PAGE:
April 27, 2015
by Nick Novak
MacIver Institute Director of Communications
The Associated Students of Madison – the University of Wisconsin-Madison’s student government – voted 15-1 (with three abstentions) in favor of a resolution calling for student employees to be paid a living wage. The resolution is not binding, but serves as a recommendation to Chancellor Rebecca Blank.
The students’ recommendation does not call for a specific minimum wage. However, it calls for a living wage, which in the City of Madison is $12.62 an hour according to a city ordinance.
The student government may be advocating for a massive increase from the current $7.25 an hour for most campus jobs, but they do not seem concerned with how it would be paid for.
ASM member Megan Phillips – who is majoring in economics – told the Badger Herald it is up to someone else to determine how to pay for the up to 74 percent wage increase.
“First of all, it shouldn’t be on the backs of students,” Phillips said. “It’s not necessarily our responsibility to figure that out.”
While the student body representatives don’t seem concerned with the repercussions of a dramatic wage increase, top UW-Madison officials have it on their radar.
UW-Madison Vice Chancellor for Finance and Administration Darrell Bazzell told the MacIver Institute it would cost the campus up to $13 million a year to cover the living wage increase, and he said it could lead to decreases in programming and increases in costs to students.
“The question becomes: if we were to move forward with an initiative like this, how would we accomplish it?” Bazzell asked in an interview. “Would we have to look at impacting services to generate the dollars and the capacity and/or would we look at some sort of fee increases?”
Bazzell said the administration would have a discussion with students to find a solution to pay for it, but somehow it would have to be paid for.
“And so, it would have some combination of higher fee assessments and a tradeoff against programming,” he continued.
When asked if the higher minimum wage on campus would lead to a decrease in employment or a hike in costs – like food at the union and residence hall cafeterias – Bazzell said those would be likely.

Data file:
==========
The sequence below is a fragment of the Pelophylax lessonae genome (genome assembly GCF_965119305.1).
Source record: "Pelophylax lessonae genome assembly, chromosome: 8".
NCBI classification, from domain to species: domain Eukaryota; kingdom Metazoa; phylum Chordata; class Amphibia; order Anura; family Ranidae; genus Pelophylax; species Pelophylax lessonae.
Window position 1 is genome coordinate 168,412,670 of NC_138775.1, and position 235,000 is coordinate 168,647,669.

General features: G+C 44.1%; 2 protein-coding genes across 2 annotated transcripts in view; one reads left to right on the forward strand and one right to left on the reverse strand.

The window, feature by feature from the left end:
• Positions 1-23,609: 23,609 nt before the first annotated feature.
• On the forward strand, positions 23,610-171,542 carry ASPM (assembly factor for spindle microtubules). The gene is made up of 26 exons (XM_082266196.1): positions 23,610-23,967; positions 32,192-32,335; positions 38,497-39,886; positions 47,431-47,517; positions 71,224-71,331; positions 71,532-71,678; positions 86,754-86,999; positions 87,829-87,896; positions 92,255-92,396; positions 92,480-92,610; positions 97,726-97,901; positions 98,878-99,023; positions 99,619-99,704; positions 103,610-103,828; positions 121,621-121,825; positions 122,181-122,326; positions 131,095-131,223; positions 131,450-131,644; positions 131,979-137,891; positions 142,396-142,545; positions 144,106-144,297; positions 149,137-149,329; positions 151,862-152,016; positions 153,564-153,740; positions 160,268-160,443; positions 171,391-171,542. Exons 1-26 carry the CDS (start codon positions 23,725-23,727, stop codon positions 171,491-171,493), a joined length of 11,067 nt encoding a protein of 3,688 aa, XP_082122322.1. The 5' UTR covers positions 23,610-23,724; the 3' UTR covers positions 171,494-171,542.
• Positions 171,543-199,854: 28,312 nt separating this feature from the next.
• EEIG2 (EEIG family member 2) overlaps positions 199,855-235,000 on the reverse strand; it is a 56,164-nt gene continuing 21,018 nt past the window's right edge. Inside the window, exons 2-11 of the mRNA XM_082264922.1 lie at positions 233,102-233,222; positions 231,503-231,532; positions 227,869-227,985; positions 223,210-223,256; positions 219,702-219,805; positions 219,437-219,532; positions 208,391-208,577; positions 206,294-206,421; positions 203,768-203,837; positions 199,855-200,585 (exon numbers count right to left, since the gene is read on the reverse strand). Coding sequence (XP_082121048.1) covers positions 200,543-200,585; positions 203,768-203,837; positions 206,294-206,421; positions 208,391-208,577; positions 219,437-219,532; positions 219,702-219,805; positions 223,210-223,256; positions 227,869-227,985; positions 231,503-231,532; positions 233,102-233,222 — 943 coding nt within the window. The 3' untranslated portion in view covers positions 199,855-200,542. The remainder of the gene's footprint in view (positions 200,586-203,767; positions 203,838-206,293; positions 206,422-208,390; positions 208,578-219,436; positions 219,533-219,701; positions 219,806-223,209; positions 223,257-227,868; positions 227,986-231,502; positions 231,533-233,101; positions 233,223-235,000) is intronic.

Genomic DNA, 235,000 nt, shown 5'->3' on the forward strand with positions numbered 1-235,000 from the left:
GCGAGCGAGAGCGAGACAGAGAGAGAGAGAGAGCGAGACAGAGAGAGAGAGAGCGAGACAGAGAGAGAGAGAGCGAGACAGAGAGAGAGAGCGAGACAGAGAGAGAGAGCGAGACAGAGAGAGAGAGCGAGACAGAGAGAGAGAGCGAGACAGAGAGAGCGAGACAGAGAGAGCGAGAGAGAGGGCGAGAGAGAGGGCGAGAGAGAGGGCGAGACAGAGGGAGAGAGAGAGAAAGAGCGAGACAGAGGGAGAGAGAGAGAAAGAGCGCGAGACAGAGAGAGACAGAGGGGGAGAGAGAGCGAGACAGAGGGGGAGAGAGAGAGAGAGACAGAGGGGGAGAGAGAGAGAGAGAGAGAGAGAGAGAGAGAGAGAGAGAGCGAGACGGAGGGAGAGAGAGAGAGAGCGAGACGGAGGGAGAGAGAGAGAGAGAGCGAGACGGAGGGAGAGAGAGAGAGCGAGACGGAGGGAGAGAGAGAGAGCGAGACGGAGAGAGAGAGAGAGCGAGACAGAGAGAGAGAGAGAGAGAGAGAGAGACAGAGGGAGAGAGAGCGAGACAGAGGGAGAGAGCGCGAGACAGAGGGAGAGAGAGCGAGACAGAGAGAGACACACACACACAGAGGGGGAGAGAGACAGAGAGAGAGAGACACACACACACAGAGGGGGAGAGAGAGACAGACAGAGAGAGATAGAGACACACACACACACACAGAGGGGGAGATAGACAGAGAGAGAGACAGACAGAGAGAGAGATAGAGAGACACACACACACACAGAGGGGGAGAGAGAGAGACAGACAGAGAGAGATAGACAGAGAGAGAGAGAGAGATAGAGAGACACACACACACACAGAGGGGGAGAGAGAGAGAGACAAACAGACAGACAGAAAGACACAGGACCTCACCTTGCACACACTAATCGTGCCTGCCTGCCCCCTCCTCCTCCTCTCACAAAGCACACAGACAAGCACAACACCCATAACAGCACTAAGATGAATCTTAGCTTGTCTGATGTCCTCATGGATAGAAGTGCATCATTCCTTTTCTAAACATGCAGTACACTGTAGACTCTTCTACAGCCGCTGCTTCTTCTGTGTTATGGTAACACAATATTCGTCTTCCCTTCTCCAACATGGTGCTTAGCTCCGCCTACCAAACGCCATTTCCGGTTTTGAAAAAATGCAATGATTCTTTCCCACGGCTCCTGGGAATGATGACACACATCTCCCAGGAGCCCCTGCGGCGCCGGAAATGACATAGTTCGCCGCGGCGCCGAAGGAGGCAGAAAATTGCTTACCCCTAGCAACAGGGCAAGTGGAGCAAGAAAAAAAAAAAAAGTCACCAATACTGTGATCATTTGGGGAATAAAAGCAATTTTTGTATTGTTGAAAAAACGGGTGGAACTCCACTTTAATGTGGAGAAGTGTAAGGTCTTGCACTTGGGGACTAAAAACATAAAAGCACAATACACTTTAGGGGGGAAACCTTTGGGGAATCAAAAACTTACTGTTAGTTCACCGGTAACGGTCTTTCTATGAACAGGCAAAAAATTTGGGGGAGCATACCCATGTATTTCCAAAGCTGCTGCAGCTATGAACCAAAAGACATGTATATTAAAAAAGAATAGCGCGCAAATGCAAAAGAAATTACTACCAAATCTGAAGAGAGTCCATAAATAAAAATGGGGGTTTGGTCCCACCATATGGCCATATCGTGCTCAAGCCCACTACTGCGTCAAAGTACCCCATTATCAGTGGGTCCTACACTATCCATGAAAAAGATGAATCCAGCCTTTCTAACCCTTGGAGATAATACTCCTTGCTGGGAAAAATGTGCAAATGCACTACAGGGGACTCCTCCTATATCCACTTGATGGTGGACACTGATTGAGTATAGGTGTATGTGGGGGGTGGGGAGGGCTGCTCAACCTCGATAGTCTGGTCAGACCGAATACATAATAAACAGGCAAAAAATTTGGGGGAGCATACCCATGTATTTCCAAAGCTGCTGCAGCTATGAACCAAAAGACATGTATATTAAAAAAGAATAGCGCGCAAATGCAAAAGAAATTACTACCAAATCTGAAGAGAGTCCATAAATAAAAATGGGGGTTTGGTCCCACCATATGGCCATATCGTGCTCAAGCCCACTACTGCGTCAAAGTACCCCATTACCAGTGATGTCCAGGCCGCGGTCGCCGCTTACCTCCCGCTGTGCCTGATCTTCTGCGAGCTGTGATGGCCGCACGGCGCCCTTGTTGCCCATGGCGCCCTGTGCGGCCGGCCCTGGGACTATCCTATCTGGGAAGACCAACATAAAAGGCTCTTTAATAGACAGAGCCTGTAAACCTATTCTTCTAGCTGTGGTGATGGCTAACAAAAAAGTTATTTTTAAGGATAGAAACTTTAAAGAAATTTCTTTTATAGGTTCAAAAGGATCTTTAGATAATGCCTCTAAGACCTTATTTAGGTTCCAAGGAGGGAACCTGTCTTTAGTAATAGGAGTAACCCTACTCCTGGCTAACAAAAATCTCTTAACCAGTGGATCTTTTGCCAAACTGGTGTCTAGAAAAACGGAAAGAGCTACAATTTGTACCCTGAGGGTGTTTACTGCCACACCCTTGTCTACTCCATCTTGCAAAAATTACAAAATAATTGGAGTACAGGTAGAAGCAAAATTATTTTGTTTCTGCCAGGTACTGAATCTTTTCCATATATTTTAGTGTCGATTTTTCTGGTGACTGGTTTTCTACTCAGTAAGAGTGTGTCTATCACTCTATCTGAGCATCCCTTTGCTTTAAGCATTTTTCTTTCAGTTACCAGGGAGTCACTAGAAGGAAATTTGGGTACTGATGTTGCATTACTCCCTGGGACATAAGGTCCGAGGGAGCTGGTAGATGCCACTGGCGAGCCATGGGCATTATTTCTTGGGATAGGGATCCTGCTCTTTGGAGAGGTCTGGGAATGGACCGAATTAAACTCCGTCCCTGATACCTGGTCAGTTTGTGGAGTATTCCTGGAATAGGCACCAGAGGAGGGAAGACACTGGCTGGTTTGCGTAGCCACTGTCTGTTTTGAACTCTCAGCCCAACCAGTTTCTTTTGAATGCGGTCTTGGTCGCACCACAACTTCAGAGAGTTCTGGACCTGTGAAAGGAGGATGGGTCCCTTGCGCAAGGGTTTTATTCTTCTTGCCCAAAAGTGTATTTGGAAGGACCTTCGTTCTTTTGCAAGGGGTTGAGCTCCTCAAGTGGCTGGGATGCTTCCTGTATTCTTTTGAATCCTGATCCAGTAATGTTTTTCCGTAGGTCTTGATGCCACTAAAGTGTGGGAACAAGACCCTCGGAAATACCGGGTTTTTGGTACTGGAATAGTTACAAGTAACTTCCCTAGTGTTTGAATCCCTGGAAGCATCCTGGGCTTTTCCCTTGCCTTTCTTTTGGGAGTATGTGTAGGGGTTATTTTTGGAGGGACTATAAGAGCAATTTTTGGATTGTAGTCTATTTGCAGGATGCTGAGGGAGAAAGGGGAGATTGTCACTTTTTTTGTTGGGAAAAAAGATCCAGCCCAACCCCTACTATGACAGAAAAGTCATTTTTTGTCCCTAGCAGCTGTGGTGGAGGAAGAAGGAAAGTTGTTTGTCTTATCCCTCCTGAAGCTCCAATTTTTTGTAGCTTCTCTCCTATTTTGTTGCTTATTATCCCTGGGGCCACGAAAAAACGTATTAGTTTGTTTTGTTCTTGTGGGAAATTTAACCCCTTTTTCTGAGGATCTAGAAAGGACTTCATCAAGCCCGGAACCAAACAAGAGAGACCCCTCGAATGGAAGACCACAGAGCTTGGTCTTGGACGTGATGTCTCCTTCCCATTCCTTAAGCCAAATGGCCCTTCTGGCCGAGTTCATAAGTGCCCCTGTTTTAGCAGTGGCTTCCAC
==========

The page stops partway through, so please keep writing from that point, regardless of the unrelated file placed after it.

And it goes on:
“The examples you gave would certainly be in the range of options we would have to consider,” he told MacIver.
Bazzell’s comments reflect research from the MacIver Institute that shows similar consequences in the private sector. The only difference is in the private sector, a higher minimum wage would lead to higher costs for consumers and small businesses. In the case of UW-Madison, the higher minimum wage would lead to higher costs for students and taxpayers.
While the lucky few to receive a raise would celebrate the wage hike, students left without a job entirely would likely beg to differ. Fortunately for students who want to keep their campus jobs, an artificial wage hike is not probable.
“This is obviously a difficult fiscal environment that we find ourselves in right now, which makes it difficult for us to really move forward with an initiative like this at this time,” Bazzell added.
However, that leaves the door open to what the University of Wisconsin would spend additional funds on if they were not in a so-called “difficult fiscal environment.” Would they put more money into the classroom or would they just blow the taxpayers’ money on an artificial wage increase for the student serving beer at the Memorial Union Terrace?